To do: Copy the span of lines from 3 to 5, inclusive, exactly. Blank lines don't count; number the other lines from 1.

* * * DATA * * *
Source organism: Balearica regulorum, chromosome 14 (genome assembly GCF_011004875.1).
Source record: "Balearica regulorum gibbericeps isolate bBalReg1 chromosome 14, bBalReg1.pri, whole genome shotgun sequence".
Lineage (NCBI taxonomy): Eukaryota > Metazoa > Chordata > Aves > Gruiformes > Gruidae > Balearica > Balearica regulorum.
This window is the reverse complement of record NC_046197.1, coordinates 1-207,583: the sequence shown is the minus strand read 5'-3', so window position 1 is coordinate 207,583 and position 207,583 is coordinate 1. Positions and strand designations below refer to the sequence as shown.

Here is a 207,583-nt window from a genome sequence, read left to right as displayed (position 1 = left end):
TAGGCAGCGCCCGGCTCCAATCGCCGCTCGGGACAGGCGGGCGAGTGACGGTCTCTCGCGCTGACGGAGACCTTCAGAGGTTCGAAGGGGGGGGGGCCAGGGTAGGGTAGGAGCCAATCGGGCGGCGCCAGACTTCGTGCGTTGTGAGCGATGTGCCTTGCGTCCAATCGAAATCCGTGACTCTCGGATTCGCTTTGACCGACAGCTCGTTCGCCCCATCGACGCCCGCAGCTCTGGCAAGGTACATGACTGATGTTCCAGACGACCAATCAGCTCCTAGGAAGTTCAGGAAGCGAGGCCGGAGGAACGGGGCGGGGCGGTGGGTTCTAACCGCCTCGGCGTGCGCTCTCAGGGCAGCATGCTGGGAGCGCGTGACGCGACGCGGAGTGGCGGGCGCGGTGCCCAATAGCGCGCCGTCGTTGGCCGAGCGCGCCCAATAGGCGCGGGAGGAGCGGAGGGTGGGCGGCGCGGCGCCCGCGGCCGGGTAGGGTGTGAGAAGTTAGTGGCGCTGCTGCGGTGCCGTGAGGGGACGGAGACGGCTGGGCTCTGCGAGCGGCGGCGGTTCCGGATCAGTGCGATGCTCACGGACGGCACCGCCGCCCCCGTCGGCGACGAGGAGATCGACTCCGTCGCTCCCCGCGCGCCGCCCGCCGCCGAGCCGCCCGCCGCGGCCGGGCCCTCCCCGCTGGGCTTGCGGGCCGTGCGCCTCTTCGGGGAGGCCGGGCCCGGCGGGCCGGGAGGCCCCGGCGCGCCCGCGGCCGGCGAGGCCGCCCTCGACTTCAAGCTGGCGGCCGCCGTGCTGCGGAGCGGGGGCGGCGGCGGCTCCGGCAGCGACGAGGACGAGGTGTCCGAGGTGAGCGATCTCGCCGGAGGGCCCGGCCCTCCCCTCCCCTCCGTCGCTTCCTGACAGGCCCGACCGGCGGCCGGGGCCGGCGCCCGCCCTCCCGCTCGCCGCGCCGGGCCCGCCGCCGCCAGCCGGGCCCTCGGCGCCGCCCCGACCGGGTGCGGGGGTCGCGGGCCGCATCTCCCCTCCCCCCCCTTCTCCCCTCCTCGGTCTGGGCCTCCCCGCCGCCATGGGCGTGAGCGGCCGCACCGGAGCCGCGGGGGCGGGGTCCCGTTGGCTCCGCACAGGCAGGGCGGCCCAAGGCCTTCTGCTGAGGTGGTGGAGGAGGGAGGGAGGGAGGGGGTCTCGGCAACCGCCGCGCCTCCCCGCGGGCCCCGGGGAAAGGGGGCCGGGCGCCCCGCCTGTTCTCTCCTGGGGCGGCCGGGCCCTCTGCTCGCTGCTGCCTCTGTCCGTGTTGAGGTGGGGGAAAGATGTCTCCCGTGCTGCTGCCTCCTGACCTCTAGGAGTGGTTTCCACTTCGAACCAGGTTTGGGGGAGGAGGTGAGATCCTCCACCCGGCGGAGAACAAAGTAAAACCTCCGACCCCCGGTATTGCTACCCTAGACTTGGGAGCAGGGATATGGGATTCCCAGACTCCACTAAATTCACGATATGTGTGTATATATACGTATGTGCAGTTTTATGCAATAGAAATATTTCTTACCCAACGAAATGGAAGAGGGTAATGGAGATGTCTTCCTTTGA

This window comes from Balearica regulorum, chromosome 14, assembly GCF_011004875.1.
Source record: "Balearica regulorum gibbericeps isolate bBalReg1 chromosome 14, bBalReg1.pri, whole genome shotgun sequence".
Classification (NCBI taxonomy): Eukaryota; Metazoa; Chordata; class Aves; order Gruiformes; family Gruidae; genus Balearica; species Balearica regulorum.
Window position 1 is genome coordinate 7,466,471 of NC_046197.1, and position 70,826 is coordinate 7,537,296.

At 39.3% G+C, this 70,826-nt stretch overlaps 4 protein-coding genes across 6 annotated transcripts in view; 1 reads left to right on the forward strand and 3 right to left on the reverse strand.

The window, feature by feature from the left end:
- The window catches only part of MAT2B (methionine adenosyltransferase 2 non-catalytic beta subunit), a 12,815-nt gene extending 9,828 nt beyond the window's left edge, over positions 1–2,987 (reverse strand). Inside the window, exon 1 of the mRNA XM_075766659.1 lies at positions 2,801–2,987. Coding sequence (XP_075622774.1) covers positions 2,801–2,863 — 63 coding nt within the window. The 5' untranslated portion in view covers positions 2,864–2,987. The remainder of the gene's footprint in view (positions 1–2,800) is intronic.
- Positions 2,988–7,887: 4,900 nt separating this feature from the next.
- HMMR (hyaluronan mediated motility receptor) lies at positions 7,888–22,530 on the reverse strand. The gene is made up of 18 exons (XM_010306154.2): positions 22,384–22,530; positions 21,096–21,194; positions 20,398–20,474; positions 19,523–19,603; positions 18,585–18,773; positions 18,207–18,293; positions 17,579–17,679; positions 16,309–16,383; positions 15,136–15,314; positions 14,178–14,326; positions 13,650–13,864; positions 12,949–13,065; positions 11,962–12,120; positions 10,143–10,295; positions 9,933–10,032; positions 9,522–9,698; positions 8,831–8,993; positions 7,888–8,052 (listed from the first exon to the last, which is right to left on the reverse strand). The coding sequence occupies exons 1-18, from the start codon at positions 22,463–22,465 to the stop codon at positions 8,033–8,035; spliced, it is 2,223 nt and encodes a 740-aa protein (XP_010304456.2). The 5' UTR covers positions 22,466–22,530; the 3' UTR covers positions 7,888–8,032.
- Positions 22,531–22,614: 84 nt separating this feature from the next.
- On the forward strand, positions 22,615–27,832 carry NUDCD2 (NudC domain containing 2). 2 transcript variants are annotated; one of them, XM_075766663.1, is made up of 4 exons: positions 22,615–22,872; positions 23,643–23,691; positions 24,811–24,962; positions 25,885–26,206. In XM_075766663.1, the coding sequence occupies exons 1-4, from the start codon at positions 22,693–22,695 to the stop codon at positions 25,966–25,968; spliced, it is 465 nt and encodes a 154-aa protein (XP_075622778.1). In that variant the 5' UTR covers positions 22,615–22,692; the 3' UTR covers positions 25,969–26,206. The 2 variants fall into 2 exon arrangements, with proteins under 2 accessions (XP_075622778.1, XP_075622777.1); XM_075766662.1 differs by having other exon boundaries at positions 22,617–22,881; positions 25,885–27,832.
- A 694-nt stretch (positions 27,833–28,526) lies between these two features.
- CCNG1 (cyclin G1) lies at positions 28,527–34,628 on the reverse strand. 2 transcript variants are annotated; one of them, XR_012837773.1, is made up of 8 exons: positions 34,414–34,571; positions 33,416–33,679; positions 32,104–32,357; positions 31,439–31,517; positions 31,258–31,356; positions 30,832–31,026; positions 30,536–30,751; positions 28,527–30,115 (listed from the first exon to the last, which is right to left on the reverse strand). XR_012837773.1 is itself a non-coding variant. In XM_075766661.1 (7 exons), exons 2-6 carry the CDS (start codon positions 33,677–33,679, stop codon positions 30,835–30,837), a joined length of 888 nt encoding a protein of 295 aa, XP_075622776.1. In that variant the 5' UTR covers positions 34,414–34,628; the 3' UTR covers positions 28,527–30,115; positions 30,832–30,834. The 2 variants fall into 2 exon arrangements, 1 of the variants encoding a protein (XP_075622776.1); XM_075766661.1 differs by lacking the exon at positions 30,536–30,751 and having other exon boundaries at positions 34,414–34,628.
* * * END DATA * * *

Lineage (NCBI taxonomy): Eukaryota > Metazoa > Chordata > Aves > Gruiformes > Gruidae > Balearica > Balearica regulorum.
This window is the reverse complement of record NC_046197.1, coordinates 1-207,583: the sequence shown is the minus strand read 5'-3', so window position 1 is coordinate 207,583 and position 207,583 is coordinate 1. Positions and strand designations below refer to the sequence as shown.

Here is a 207,583-nt window from a genome sequence, read left to right as displayed (position 1 = left end):